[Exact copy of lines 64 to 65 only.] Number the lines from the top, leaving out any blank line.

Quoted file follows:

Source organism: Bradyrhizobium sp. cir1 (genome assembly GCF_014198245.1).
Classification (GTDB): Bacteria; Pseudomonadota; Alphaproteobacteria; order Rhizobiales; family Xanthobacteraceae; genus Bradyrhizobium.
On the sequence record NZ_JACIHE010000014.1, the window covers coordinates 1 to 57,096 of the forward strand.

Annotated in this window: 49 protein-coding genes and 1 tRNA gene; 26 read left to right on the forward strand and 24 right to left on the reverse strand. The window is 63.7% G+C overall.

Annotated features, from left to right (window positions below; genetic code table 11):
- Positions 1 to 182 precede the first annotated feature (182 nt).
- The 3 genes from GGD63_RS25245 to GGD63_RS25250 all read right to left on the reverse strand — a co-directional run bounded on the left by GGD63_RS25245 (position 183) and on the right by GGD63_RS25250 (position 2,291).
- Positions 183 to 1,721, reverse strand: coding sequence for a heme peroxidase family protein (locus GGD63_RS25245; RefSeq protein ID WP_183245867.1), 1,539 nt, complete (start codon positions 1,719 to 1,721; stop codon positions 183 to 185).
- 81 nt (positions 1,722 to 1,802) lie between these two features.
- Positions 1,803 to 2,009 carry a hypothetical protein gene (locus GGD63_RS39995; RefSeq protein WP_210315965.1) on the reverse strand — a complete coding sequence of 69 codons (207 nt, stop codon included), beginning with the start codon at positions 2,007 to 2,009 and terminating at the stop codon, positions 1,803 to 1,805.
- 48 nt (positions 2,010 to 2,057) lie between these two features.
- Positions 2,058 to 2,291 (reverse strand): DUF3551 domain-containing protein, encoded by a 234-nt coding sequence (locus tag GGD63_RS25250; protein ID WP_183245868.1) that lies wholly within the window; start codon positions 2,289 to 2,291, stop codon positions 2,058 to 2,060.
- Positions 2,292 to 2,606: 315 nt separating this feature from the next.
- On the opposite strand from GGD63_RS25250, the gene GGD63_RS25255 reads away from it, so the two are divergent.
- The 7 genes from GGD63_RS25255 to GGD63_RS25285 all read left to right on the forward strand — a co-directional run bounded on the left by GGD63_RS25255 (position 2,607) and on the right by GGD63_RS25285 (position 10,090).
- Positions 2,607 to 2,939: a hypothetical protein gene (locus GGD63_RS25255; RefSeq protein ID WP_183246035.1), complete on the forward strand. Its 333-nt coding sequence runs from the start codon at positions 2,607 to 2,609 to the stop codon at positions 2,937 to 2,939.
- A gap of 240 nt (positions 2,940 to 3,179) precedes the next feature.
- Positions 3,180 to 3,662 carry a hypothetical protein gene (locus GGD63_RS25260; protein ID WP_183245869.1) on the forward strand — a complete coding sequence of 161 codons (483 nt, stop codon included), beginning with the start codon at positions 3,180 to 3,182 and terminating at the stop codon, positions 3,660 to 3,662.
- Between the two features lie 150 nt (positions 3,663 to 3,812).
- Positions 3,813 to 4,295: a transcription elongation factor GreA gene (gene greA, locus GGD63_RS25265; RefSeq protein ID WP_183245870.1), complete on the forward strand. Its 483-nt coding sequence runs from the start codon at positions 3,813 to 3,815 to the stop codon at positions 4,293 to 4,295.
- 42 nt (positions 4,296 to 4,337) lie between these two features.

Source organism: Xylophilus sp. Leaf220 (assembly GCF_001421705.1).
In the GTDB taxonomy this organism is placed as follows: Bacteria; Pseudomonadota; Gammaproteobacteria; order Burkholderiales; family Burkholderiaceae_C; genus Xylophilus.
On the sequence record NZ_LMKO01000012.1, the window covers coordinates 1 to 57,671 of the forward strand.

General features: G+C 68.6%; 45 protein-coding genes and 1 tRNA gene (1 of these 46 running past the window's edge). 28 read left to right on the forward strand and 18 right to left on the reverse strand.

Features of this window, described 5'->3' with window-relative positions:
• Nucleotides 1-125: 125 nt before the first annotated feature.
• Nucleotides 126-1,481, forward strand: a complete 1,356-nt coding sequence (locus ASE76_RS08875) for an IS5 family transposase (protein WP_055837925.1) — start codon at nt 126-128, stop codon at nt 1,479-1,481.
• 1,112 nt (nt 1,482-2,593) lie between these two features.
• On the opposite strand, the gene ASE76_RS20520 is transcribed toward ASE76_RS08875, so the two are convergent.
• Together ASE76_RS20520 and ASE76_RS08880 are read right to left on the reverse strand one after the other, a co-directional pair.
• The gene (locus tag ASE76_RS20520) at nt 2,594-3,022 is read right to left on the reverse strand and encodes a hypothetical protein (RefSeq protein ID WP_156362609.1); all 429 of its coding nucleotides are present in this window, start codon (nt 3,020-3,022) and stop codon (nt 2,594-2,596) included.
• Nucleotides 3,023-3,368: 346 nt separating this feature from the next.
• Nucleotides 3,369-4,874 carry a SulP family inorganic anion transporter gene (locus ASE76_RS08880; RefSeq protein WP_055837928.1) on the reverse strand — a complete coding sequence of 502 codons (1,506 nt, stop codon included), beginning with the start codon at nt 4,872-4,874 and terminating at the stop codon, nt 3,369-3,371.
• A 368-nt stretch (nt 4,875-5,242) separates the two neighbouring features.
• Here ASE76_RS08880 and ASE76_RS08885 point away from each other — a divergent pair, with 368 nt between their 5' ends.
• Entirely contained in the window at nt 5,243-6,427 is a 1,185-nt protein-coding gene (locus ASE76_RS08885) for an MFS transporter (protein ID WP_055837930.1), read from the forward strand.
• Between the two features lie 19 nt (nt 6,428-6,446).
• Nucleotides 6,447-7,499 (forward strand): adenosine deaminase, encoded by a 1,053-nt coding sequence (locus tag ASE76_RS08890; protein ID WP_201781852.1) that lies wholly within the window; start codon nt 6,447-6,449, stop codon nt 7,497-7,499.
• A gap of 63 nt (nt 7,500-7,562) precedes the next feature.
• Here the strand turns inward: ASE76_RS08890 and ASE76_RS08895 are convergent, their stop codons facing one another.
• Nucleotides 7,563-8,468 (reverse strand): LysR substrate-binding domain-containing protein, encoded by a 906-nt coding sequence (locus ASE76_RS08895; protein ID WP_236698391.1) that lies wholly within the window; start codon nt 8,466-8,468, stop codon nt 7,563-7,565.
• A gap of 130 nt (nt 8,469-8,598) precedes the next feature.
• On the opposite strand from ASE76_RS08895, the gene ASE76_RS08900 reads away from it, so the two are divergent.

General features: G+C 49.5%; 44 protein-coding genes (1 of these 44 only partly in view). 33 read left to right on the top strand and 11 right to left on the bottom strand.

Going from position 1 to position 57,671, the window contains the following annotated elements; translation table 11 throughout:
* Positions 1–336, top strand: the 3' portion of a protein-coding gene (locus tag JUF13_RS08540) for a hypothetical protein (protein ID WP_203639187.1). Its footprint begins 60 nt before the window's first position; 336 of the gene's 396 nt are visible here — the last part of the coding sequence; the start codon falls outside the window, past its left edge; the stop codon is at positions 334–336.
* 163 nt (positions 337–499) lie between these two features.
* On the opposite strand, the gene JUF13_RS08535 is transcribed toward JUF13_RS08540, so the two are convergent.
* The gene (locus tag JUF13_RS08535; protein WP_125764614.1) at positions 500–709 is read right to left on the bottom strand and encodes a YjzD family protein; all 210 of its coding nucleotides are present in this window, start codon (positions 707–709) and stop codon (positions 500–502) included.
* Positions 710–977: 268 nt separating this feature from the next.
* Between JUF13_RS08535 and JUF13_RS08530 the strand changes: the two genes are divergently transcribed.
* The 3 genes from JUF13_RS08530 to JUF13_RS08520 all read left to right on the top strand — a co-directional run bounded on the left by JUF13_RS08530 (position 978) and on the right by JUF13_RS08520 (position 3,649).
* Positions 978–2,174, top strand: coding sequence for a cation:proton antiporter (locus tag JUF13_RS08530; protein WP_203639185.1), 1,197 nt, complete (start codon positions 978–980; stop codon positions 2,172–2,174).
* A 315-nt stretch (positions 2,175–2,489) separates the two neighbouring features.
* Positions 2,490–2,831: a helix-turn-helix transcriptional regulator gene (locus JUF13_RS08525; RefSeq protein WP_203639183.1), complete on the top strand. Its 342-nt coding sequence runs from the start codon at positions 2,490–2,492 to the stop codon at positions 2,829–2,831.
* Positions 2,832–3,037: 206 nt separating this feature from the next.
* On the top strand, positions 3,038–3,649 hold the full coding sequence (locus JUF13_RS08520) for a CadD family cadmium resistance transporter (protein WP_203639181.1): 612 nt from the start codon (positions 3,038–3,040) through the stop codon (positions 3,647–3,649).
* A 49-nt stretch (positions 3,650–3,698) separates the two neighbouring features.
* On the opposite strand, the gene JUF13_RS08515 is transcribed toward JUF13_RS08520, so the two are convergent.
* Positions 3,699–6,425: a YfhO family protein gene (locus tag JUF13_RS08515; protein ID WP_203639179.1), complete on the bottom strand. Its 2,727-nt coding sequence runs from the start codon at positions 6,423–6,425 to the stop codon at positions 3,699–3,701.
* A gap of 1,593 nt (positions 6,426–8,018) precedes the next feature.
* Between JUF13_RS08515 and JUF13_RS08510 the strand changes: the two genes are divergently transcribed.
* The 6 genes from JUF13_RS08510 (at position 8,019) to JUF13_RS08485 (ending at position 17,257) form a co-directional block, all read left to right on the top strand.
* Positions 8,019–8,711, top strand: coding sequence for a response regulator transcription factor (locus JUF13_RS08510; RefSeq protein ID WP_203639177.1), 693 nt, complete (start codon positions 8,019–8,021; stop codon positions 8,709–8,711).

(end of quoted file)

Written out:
* The 6 genes from JUF13_RS08510 (at position 8,019) to JUF13_RS08485 (ending at position 17,257) form a co-directional block, all read left to right on the top strand.
* Positions 8,019–8,711, top strand: coding sequence for a response regulator transcription factor (locus JUF13_RS08510; RefSeq protein ID WP_203639177.1), 693 nt, complete (start codon positions 8,019–8,021; stop codon positions 8,709–8,711).